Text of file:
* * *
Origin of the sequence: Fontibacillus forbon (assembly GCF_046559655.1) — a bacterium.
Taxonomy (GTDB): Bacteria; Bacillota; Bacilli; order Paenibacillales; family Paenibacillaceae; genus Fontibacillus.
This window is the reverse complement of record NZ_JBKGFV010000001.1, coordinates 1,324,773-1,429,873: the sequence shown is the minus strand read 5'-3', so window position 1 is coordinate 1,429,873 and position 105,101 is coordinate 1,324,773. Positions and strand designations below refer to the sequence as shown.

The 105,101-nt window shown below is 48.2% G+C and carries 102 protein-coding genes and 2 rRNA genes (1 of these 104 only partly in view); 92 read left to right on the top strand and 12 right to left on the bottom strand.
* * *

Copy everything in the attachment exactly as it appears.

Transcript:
Origin of the sequence: Fontibacillus forbon (assembly GCF_046559655.1) — a bacterium.
Taxonomy (GTDB): Bacteria; Bacillota; Bacilli; order Paenibacillales; family Paenibacillaceae; genus Fontibacillus.
This window is the reverse complement of record NZ_JBKGFV010000001.1, coordinates 1,324,773-1,429,873: the sequence shown is the minus strand read 5'-3', so window position 1 is coordinate 1,429,873 and position 105,101 is coordinate 1,324,773. Positions and strand designations below refer to the sequence as shown.

The 105,101-nt window shown below is 48.2% G+C and carries 102 protein-coding genes and 2 rRNA genes (1 of these 104 only partly in view); 92 read left to right on the top strand and 12 right to left on the bottom strand.